Tuesday, September 21

Considering Sherwood Anderson's "Winesburg, Ohio"

It is time to add another name to the pantheon of major and minor literary deities who have disappointed me. Be it an honor or otherwise, Sherwood Anderson now stands in my mind alongside Leo Tolstoy, Fyodor Dostoevsky, Anton Chekov, Alice Munro and Henry James as those writers who have been built up and then failed to earn my esteem. It's not that I couldn't respect their works and themes and ways with words, but they failed to strike that deeply resonant cord within me and remain a splinter in my mind. Perhaps it is too much to expect, but after hearing so much, anything less than a life-altering work from these writers would have to be considered a failure. Maybe, probably, my response would be different if I had read more than a single work of Anderson, but Winesburg, Ohio is held up as his greatest and sometimes used as evidence for how the Noble prize for literature has missed the actual great works of Jorges Luis Borges and Marcel Proust while passing ten million kronor to Sully Prudhomme, Frédéric Mistral and Verner von Heidenstam.

Winesburg, Ohio is a collection of vignettes about the residents of this small town. In the prologue, Anderson sets the stage for the series by writing:
That in the beginning when the world was young there were a great many thoughts but no such thing as truth. Man made the truths himself and each truth was a composite of vague thoughts. All about in the world were the truths and they were all beautiful.


And then the people came along. Each as he appeared snatched up one of the truths and some were quite strong and snatched up a dozen of them.

It was the truths that made the people grotesques. The old man had quite an elaborate theory concerning the matter. It was his notion that the moment one of the people took one of the truths to himself, called it his truth, and tried to live his life by it, he became a grotesque and the truth he embraced became a falsehood.
It's a pretty sentiment, though I am prone to disagree with and believe it to be nonsense, more or less. In that it's like Joel McHale in Community's season finale as he considers whether Slater, who is like him on New Year's Day with a list of resolutions, or Britta, whose is like him four weeks later when he's hitting the snooze button and screening his mother's calls, would be better for him, whether it would be better for him to strive to be a better person or to know himself. It's nicely put and thematically interesting but requires ignoring the episode just past where he gave Shirley his priority registration because of Britta's influence.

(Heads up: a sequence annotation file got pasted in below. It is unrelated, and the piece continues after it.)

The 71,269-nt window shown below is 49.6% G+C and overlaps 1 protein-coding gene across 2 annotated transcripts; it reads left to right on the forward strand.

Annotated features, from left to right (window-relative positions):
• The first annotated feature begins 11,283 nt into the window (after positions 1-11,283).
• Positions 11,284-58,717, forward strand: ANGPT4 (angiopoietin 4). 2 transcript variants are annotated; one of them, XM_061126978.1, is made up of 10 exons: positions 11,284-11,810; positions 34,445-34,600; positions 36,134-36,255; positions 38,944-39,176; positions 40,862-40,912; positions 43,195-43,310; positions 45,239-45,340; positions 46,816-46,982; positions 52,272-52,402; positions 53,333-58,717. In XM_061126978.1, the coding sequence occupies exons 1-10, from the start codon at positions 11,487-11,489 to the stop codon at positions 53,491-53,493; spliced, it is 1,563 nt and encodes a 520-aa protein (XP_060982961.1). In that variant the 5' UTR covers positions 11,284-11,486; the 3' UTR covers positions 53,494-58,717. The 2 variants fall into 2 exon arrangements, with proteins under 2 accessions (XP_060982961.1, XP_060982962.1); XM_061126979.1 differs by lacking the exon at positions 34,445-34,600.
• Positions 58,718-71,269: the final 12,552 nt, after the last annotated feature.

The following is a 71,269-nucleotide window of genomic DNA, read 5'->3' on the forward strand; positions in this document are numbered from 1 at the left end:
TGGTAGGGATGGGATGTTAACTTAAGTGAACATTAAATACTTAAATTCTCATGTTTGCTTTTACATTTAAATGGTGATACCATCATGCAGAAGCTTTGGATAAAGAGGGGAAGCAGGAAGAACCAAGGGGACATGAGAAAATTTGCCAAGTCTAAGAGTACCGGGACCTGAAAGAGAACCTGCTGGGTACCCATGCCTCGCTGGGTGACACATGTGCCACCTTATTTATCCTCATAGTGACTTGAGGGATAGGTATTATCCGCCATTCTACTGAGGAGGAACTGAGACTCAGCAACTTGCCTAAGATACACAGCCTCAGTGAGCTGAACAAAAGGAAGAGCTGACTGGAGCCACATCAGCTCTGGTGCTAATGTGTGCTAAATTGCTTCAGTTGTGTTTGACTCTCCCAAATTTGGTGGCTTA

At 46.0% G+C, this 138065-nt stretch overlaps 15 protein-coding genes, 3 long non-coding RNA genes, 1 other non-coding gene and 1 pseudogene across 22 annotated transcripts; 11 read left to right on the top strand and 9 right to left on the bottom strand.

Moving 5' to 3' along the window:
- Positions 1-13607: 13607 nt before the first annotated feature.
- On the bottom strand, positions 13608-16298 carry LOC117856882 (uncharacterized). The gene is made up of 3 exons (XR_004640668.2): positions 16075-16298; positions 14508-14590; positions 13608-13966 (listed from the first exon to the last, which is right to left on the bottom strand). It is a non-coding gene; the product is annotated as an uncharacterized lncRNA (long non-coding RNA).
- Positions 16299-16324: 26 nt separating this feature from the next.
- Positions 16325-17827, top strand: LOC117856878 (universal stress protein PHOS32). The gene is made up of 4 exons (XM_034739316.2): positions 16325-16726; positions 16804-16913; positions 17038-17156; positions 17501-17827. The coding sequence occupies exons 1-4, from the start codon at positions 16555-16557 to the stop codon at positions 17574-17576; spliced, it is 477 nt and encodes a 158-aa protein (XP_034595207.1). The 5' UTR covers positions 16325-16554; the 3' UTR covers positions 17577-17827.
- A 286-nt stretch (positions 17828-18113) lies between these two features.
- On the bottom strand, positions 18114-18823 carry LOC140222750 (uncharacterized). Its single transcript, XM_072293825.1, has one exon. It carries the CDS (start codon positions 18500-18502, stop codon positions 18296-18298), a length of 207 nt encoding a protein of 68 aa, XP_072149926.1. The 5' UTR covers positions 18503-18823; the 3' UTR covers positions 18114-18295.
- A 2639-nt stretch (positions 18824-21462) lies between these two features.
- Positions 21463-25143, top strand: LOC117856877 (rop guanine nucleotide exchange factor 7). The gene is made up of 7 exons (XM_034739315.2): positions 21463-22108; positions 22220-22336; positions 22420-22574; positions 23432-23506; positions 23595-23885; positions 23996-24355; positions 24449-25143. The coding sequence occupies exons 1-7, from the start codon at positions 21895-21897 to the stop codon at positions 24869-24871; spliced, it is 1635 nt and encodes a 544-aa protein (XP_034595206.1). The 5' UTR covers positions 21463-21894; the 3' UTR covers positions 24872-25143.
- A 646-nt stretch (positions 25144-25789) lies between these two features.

And so Anderson explores the truths and falsehoods held dearly by the residents of Winesburg, Ohio. There's the teacher who was run out of town on accusations of touching his students. There's the artist who prefer imaginary friends to the real. There's the landowner who desires a male heir to defend their property from Philistines. There's the reverend who peeks at a woman as she reads in bed. There's the man who hates women. The only two truths necessary to exist in this town are that life and marriage are miserable things and that sharing your defining story with the town's youngest reporter is a good thing.

There are a wide variety of characters present. For that and for making them each distinctive, I give Anderson credit. In that he does right in forming the backbone of the work, but then Anderson goes and does them a disservice by forcing their stories into just a few pages. Twenty-two characters are identified and explored in the 231 pages in this volume. That's just more than ten pages for each, and the typeset is not exactly compressed. It's enough room to describe each character's background and leaves little room for much else. Few characters face conflicts, but those that happened and were decided long ago. When Anderson prefers to give each character such short shrift, though, the entire book begins to fill more like a collection of character sketches and preparations for a much better, longer work. It should be no surprise that the most compelling stories in the book come from "Godliness, a Tale in Four Parts," where the three lead characters have four times the time and space to develop.

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